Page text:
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Problem of the Week #86 - January 20th, 2014

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Chris L T521

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Jan 26, 2012
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Chris L T521

Well-known member
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Jan 26, 2012
995
No one answered this week's problem. You can find the solution below.

We begin the proof with a lemma (with proof).

Lemma: The reflection $r:\Bbb{S}^n\rightarrow \Bbb{S}^n$ given by $r(x)=-x$ is orientation reversing when $n$ is even and is orientation preserving when $n$ is odd.

Proof of Lemma: Define a continuous normal vector field on $\Bbb{S}^n$ by $n(p) := p$. Then, we can define an orientation on $\Bbb{S}^n$ by stating that a basis $(b_1(p),\ldots,b_n(p)$ of $T_p\Bbb{S}^n$ lies in the orientation class of $T_p\Bbb{S}^n$ provided that $(b_1(p),\ldots,b_n(p), n(p))$ lies in the standard orientation class of $\Bbb{R}^{n+1}$. To see if $r$ is orentation preserving, we need to check whether or not $(dr(b_1(p)),\ldots,dr(b_n(p)),n(r(p)))$ lies in the orientation class of $\Bbb{R}^{n+1}$. However, $dr$ is just the restriction of $d\overline{r}$ to $\Bbb{S}^n$ where $\overline{r}:\Bbb{R}^n\rightarrow \Bbb{R}^n$ is the reflection through the origin of $\Bbb{R}^n$. Since $\overline{r}$ is linear, we have $d\overline{r}=\overline{r}$ and thus $dr=\overline{r}$. Furthermore, note that \[n(r(p)) = n(-p) = -p = -n(p) = \overline{r}(n(p)).\] Thus, we see that \[(dr(b_1(p)),\ldots,dr(b_n(p)),n(r(p))) = (\overline{r}(b_1(p)),\ldots \overline{r}(b_n(p)),\overline{r}(n(p))).\] Since the standard orientation class of $\Bbb{R}^{n+1}$ contains $(b_1(p),\ldots,b_n(p),n(p))$ by assumption, the above basis belongs to the orientation class of $\Bbb{R}^{n+1}$ if and only if $\overline{r}$ is orientation preserving, which is the case only when $n$ is even (or $n+1$ is odd).$\hspace{.25in}\blacksquare$

We now prove the main result.

Proof: Consider the natural mapping $\pi:\Bbb{S}^n\rightarrow\Bbb{RP}^n$ which is a local diffeomorphism given by $\pi(p)=\{p,-p\}$. Now, let $r:\Bbb{S}^n\rightarrow \Bbb{S}^n$ be the reflection through the origin. Then $\pi\circ r=\pi$. If $\Bbb{RP}^n$ is orientable, then we may assume that $\pi$ preserves orientation. Then the above equality implies that $\pi\circ r$ preserves orientation as well. This is not possible only if $r$ preserves the orientation which is the case only when $n$ is odd. Thus $\Bbb{RP}^n$ is not orientable when $n$ is even.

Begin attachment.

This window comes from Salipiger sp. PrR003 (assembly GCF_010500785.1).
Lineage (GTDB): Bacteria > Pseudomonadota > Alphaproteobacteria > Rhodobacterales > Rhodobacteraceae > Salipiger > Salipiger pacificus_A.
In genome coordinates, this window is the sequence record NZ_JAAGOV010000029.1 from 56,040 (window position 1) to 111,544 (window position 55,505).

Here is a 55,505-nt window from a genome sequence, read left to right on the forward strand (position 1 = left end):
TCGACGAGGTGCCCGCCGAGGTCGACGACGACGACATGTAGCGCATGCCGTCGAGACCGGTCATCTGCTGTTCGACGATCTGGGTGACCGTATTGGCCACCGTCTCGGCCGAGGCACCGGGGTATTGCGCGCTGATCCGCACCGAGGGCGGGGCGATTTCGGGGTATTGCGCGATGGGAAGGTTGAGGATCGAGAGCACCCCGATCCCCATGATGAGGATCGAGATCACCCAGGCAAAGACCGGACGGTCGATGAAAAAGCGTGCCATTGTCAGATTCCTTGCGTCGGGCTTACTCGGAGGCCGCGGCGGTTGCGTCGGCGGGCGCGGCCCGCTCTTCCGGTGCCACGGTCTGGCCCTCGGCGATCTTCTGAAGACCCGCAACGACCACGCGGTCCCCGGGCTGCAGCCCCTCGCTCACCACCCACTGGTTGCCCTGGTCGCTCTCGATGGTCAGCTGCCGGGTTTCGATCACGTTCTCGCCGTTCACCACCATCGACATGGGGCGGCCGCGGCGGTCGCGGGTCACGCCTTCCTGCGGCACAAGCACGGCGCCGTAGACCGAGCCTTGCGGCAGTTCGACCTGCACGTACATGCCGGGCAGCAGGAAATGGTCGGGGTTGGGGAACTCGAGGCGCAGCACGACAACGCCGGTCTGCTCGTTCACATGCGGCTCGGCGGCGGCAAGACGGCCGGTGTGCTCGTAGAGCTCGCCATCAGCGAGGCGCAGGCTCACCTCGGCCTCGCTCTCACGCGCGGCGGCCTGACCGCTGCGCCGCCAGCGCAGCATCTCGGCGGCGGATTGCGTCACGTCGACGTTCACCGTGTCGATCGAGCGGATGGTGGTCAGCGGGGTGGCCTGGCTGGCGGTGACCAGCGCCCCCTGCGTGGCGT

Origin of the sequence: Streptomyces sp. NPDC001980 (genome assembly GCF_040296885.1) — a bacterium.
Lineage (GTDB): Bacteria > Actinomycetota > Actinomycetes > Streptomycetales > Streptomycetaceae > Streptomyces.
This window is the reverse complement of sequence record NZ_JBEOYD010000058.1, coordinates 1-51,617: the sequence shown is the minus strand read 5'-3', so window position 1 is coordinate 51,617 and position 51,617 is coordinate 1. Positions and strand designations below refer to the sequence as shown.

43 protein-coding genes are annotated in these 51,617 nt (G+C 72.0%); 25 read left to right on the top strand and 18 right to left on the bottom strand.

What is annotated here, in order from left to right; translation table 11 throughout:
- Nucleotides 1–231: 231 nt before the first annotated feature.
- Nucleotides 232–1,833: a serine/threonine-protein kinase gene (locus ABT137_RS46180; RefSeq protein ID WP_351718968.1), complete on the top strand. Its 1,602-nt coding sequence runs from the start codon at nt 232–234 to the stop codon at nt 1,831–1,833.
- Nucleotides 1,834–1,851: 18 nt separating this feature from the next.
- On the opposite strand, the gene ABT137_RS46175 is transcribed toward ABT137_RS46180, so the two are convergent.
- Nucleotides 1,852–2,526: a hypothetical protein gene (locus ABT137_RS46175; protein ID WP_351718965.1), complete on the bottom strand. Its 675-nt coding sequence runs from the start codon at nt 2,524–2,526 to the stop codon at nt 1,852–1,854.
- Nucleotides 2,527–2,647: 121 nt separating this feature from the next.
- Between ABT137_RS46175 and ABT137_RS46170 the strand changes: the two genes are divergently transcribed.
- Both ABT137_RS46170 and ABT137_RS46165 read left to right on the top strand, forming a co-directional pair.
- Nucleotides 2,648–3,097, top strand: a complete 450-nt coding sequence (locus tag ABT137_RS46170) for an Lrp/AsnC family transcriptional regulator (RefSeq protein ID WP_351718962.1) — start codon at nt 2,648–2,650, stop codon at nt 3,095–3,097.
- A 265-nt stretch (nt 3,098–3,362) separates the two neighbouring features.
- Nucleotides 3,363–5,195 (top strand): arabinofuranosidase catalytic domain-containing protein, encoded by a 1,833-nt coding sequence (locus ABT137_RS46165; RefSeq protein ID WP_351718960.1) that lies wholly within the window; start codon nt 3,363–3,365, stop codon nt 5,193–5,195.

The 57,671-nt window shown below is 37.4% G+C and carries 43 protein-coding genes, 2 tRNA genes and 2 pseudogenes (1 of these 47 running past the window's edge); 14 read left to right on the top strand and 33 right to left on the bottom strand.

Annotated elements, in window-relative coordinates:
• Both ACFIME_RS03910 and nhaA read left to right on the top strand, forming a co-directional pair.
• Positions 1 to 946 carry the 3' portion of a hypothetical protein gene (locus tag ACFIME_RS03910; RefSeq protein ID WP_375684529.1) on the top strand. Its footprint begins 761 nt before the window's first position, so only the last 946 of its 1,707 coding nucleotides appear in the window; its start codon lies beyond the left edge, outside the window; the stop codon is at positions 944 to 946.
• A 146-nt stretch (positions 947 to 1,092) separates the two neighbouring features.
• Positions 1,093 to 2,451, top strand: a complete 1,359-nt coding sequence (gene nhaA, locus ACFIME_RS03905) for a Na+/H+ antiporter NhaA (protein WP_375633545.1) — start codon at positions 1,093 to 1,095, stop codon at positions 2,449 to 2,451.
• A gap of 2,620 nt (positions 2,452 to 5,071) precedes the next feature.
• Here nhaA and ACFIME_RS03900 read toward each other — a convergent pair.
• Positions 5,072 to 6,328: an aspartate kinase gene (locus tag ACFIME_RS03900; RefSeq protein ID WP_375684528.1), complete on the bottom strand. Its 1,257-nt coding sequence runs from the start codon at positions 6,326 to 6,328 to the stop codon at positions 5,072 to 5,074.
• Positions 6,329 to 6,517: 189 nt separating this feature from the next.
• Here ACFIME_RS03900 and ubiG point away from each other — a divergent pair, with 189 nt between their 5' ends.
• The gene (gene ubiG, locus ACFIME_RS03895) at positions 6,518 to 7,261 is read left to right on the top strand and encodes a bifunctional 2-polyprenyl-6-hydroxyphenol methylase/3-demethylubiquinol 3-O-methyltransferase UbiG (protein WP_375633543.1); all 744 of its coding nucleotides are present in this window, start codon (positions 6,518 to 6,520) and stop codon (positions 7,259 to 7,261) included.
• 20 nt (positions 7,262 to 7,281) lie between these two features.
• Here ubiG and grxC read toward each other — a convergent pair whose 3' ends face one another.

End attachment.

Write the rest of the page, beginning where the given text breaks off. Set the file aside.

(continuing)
We now seek to show that $\Bbb{RP}^n$ is orientable when $n$ is odd. Let us orient each tangent space $T_{[p]}\Bbb{RP}^n$ as follows: Let $q\in[p]=\{p,-p\}$. Choose a basis of $T_q\Bbb{S}^n$ which is in its orientation class, and let the image of this basis under $d\pi$ determine the orientation class of $T_{[p]}\Bbb{RP}^n$. This orientation is well defined because it is not affected by wheter $q=p$ or $q=-p$. If $(b_1,\ldots, b_n)$ is a basis in the orientation class of $T_p\Bbb{S}^n$ and $(b_1^{\prime},\ldots,b_n^{\prime})$ is a basis in the orientation class of $T_{-p}\Bbb{S}^n$, then it follows that \[(d\pi_p(b_1),\ldots,d\pi_p(b_n)) \quad\text{and} \quad(d\pi_{-p}(b_1^{\prime}),\ldots, d\pi_{-p}(b_n^{\prime}))\]
belong in the same orientation class of $T_{[p]}\Bbb{RP}^n$ (this is because
\[d\pi_p(b_i) = d(\pi\circ r)_p(b_i) = d\pi_{r(p)}\circ dr_p(b_i) = d\pi_{-p}\circ dr_p(b_i)\]
and $r$ preserves orientation; hence we have $(dr_p(b_1),\ldots,dr_p(b_n))$ belonging to the same orientation class as $(b_1^{\prime},\ldots,b_n^{\prime})$). $\hspace{.25in}\blacksquare$
 
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